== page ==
Boris Karloff as Frankenstein’s Monster
Hello, handsome! The face above needs no introductions. Frankenstein’s monster is as synonymous with horror movies and Halloween as Fred Astaire is with musicals. You could argue that the wonderful Boris Karloff is the Fred Astaire of horror films and, as far as I’m concerned you’d be right. Dead right. Sorry, I couldn’t pass that one up.
With Halloween right around the creepy corner, I thought it’d be the ideal time to look at classic horror movies and the stars who brought them to life.
When they first hit the scene in 1912, Universal Studios focused primarily on melodramas and action films (such as Westerns). However, in 1923 they found a deliciously fun new niche and rode it like a cowboy on caffeine. This is the year Lon Chaney (one of the studios biggest silent movie stars) rocked the movie world when he starred as Quasimodo in The Hunchback of Notre Dame.
It was also around this time (late 1920s – early 1930s) that several actors and directors from Germany immigrated to America and went to work at Universal.
Universal, and the world, would never be the same!
“Most had worked in German Expressionism, which they introduced to Hollywood through low-key lighting techniques, set design preferences, and a penchant for visual symbolism. This was the birth of the American horror genre as we know it.” – Armchair Reader Goes Hollywood
William Henry Pratt was born on November 23, 1887, in London, England. When he entered the entertainment industry, he took the stage name Boris Karloff. When he came to Hollywood, he worked as a truck driver to help support himself while picking up work in the silent film industry.
The Deadlier Sex (1920), Omar the Tentmaker (1922), Dynamite Dan(1924) and Tarzan and the Golden Lion (1927) are a few of his pre-Horror movie films.
His big.. and I mean huge… break came in 1931 when he was cast as “the monster” in Universal’s Frankenstein (1931). While the film ultimately made Boris Karloff a star, he was actually billed as a punctuation mark in this film’s credits! He’s listed simply as “?” in the opening credits. The movie and Boris were hits and he quickly racked up other memorable roles in movies including the The Old Dark House (1932), The Mask of Fu Manchu (1932), The Mummy (1932), The Ghoul (1933), and The Lost Patrol (1934).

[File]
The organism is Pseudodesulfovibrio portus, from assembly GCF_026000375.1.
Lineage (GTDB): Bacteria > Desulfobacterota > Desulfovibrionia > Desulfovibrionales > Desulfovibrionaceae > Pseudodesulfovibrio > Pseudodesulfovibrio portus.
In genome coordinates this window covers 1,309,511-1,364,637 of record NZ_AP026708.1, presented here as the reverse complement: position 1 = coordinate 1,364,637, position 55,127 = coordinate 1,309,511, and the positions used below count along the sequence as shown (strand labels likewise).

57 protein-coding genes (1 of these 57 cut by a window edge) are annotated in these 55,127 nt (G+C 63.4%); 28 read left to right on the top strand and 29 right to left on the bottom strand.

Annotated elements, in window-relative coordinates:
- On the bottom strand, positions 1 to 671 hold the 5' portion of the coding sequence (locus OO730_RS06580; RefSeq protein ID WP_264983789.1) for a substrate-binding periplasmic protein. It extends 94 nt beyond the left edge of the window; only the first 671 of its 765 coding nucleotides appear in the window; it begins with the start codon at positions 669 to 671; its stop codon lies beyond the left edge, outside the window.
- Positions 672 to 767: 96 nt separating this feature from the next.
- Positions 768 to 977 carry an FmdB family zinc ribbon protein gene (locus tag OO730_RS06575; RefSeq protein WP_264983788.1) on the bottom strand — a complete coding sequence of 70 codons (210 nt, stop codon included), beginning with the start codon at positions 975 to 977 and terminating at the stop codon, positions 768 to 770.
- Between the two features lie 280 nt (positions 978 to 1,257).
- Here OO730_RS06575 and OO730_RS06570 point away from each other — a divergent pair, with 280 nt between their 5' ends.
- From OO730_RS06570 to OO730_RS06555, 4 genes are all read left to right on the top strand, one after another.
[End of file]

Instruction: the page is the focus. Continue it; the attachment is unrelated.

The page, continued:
Karloff returned to his neck bolts in 1935 with the wonderful Bride of Frankenstein (1935) and in 1939 film, Son of Frankenstein, which if we’re being honest, is one we Karloff fans want to forget.
I mean, everyone else has.
The Mummy was directed by Karl Freund, Germany’s greatest Cinematographer. Karloff starred as Im-Ho-Tep (the monster who returns to life). The lighting, angles, and use of shadows Freund employed in The Mummy defined classic horror films for years to come.
Karloff is also remembered for his appearances in several Abbott and Costello monster movies (always FUN!): Abbott and Costello Meet the Killer, Boris Karloff in 1949 and Abbott and Costello Meet Dr. Jekyll and Mr. Hyde in 1953.
While his career included a wealth of interesting roles and movies, he is most associated with his monstrous performances and for being one of the talents that defined the horror film industry.
Personally, I remember him for these wonderful roles and for one another, equally wonderful role… as the narrator of How the Grinch Stole Christmas! “You’re a mean one, Mr. Grinch…”
Boris Karloff died in 1969 at the age of 81.